Bad for the environment: Bad for Artists
By Ann Vettikkal
Non-fungible tokens (NFTs) are just as insane as they sound.
Riding the coattails of recent cryptocurrency excursions like bitcoin, a new form of cryptoart has formed. While bitcoin is considered fungible, meaning it hold equal value with another bitcoin and can be traded in a precisely equal matter, NFTs are a form of cryptoart that are not mutually exchangeable with other NFTs – it cements art in the digital world as unique and easily ready to be “owned.”
For instance, a creation by Banksy was bought for $95,000 and then burned. The consequent existence of such an event was turned into a digital asset and is now an NFT.
But frankly speaking, what’s the point?
That is, what is the problem it set out to solve? One defense lies in the idea that it clearly sets parameters for ownership in a digital atmosphere. But who really benefits from this process? We’ve seen the effects already: the select few artists who were well-off before cryptoart are cashing in along with rich investors who can put their money into a new craze. Because cryptoart isn’t much of anything, attempting to mimic the way physical art is bought and sold on a platform that is the exact opposite of scarcity.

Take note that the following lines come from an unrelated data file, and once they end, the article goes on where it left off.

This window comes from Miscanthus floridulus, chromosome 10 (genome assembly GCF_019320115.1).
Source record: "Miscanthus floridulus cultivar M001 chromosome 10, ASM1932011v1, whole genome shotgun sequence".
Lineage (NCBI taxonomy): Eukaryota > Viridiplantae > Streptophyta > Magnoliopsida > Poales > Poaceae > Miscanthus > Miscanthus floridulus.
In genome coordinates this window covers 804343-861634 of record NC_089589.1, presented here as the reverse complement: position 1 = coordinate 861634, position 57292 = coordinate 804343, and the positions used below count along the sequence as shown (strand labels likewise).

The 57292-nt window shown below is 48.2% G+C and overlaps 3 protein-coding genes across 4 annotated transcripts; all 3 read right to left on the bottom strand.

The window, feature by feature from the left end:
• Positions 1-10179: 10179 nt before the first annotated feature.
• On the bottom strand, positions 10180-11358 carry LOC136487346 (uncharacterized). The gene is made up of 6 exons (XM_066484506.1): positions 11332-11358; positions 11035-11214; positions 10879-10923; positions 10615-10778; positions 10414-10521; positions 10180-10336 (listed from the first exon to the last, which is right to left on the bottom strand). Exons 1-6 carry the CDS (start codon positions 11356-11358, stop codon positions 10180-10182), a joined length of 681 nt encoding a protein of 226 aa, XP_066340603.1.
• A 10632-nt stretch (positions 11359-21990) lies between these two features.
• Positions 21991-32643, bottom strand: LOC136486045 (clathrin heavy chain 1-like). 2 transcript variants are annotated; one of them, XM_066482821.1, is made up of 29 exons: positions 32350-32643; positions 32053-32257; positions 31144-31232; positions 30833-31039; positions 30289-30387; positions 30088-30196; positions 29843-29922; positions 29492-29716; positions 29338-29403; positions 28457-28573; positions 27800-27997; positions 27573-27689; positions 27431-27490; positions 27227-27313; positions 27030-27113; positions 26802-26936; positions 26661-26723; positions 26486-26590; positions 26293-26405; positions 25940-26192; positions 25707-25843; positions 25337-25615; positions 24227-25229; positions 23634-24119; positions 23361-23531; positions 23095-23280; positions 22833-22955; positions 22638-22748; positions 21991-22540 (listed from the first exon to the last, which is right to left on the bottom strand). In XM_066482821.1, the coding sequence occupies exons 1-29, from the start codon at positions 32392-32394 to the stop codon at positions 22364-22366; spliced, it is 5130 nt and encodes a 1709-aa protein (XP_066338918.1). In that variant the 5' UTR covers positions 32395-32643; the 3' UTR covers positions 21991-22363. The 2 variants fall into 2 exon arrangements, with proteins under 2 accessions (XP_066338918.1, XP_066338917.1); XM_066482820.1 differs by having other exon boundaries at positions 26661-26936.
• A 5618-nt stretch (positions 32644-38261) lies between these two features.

On top of this, NFTs have one of the ugliest and most preventable carbon footprints out there. Cryptocurrency is predicated on the notion that computers expend energy in order to encrypt transactions to replace the notion of a bank or governing force. This act called “mining” done by computers is incredibly wasteful and an ecological disaster.
On the whole, NFTs seem superfirical and it doesn’t take much investigation to corroborate this claim. In one comically confusing moment, I watched a serene gif called “Yoink!” by artist Beeple pop up on my feed. It had just been sold for $6.6 million dollars. The intricacies that create the groundwork for NFTs pale in comparison to the obvious scam that I watched play out in front of my eyes.
This currency may be non-fungible. But it is also non-sustainable, non-effective, and a non-equitable gimmick that is hoarding the attention as the average artist continues to struggle in a system that undervalues their art, no matter how “non-fungible” it claims to be.